The crisis and opportunity in Jewish early-childhood education

Success stories are only possible when we build strong leaders and fiscally sustainable institutions.

Two preschool kids doing arts and crafts. Credit: Courtesy of Allison Shelley/The Verbatim Agency for American Education: Images of Teachers and Students in Action/Flickr.
Two preschool kids doing arts and crafts. Credit: Courtesy of Allison Shelley/The Verbatim Agency for American Education: Images of Teachers and Students in Action/Flickr.
Rachel Lerner

Early-childhood education (ECE) is the pivotal point when Jewish families enter the Jewish community as a unit and begin a new, lifelong connection with Judaism and Jewish life.

This might sound like hyperbole, but I believe it’s undoubtedly accurate.

The early years of Jewish education are when young Jewish families share the experience of raising children, a special bond that endures for years to come. Together, these families gather for Shabbat dinners, observe Jewish holidays and attend school events. It’s also a time when supportive educators share what they’ve learned about each child with their parents. At this critical juncture, adept educators would even notice an incongruence in a child’s development and work with the parents to address the issue. In Jewish early-childhood centers, young Jewish families grow together and connect with their community.

The inverse can also be true. When families have a negative experience in a Jewish preschool, it could be the defining moment that forever disconnects them from the Jewish community. Even worse, Jewish families may elect not to enroll their children in a Jewish early-childhood center if the quality of a particular program is perceived to be subpar.

The success stories are only possible when we build strong educational leaders and fiscally sustainable institutions. Our early-childhood centers must be able to welcome all families regardless of their financial situations, and all children, no matter their abilities. Unfortunately, both systematic underinvestment in Jewish early-childhood centers and the shockingly low bar for its educators is diminishing our capacity to offer quality education. This should be viewed as nothing less than a crisis.

Disconcertingly, meager requirements to work in early-childhood centers plague the country. As of 2016, only 18 states and Washington, D.C., require early-childhood educators have a high school diploma. California, one of the states that does necessitate a high school degree, only requires that individuals complete four courses in early-childhood education. In Texas, all that’s needed is completion of an approved teacher preparation program in ECE. These standards, which vary from state to state, permeate the entire field.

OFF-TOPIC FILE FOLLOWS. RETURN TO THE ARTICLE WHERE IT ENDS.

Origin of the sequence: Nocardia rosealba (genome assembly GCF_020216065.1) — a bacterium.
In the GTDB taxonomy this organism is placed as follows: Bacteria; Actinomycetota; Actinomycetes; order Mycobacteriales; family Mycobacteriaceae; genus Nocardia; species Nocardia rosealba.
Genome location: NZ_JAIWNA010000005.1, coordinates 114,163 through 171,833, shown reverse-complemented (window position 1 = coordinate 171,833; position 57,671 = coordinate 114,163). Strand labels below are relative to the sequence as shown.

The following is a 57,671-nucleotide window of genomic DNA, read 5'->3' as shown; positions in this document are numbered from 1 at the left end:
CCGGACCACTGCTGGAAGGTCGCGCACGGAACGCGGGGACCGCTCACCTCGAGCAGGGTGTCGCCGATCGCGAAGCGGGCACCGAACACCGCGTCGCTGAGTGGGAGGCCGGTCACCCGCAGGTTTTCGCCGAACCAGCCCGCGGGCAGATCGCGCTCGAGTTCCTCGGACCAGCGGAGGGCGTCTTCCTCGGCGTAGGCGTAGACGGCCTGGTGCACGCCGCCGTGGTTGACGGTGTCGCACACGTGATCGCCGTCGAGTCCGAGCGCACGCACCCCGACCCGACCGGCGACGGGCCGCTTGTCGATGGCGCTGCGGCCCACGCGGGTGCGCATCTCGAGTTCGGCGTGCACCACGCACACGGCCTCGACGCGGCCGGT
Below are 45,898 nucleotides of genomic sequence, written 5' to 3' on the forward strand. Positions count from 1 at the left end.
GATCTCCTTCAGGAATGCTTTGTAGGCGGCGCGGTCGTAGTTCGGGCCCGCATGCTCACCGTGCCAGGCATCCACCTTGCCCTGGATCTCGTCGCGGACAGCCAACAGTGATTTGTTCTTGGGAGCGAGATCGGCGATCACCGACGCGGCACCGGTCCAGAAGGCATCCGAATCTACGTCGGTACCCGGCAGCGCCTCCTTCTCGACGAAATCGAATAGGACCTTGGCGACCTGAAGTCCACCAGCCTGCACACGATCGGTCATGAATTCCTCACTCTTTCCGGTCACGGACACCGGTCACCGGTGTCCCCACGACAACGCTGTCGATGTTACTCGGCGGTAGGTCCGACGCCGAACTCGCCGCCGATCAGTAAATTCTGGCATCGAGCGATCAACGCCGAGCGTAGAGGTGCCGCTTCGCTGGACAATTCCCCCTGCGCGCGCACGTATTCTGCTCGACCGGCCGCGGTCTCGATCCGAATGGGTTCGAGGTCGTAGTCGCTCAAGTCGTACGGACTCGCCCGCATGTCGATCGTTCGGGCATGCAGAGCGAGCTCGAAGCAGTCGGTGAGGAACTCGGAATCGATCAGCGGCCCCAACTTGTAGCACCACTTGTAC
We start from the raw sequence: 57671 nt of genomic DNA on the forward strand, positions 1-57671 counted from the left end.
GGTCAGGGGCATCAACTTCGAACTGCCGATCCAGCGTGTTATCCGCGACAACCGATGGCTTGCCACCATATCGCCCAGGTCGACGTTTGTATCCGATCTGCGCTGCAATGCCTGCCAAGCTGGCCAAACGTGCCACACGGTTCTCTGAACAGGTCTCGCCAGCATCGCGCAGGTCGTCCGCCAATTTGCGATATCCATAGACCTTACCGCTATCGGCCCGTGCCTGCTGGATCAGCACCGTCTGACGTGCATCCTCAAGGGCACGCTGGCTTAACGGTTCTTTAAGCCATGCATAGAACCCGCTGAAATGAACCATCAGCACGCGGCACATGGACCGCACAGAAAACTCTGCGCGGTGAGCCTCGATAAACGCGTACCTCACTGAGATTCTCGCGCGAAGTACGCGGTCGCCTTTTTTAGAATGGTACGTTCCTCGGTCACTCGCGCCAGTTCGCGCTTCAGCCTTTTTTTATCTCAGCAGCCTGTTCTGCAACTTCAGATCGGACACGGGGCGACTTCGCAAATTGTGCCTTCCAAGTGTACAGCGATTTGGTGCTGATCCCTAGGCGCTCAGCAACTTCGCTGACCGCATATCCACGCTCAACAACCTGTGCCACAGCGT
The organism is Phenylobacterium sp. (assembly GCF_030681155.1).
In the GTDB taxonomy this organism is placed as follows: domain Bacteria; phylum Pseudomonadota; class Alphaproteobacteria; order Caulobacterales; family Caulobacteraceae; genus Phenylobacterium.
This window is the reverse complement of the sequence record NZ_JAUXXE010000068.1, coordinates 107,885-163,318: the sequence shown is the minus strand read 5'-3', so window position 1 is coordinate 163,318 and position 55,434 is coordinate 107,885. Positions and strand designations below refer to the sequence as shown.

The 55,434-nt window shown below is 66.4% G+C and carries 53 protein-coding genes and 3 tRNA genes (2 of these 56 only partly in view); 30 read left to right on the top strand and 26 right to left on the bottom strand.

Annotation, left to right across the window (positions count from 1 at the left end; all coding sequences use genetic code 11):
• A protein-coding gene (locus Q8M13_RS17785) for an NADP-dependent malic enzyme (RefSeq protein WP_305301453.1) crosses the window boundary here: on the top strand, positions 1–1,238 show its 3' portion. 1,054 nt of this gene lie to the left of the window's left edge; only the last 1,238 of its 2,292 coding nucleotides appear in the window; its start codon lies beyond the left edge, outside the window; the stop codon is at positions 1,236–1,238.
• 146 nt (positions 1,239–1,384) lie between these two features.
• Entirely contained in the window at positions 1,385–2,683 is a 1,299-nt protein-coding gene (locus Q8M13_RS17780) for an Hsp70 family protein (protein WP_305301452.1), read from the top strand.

This lack of investment also perpetuates a status quo in which teachers are not properly trained or compensated. Nationally, as of 2019, preschool teachers earn a median wage of $14.67 per hour, lower than the current proposed federal minimum wage. According to a report by the Center for the Study of Child Care Employment at the University of California, Berkeley, “across almost all settings in the country, early educators are in economic distress.” The Jewish community has not yet realized its full potential to step up to systemically bridge the pay gap and professionalize the field of Jewish early-childhood education.

There is hope, however, as foundations and other stakeholders have begun to recognize the importance of investing in ECE. At American Jewish University in Los Angeles, where I serve as dean of the School for Jewish Education and Leadership, our bachelor’s and master’s degrees in Early Childhood Education programs draw on Jewish values to train diverse students who comprise the next generation of leaders in the field.

We believe in raising the bar for Jewish early-childhood education everywhere so that Jewish preschools can become among the best available. Our flexible, cohort-based programs allow for small class sizes and offer a more personalized experience. Our students learn with nationally known leaders in Jewish early-childhood education who are focused on equipping them with a practical education that will help them advance their careers.

We know that teachers can make an immense difference in the lives of our children—something we’ve seen firsthand as we’ve transitioned to at-home learning during the COVID-19 pandemic. It is now up to us to seize the opportunity to strengthen this field and empower our educators.

We owe it to the youngest members of our community to invest in their development and their Jewish journeys. That starts with training and elevating the very people who teach them.

Dr. Rachel Lerner is dean of the School for Jewish Education and Leadership at American Jewish University.

The opinions and facts presented in this article are those of the author, and neither JNS nor its partners assume any responsibility for them.
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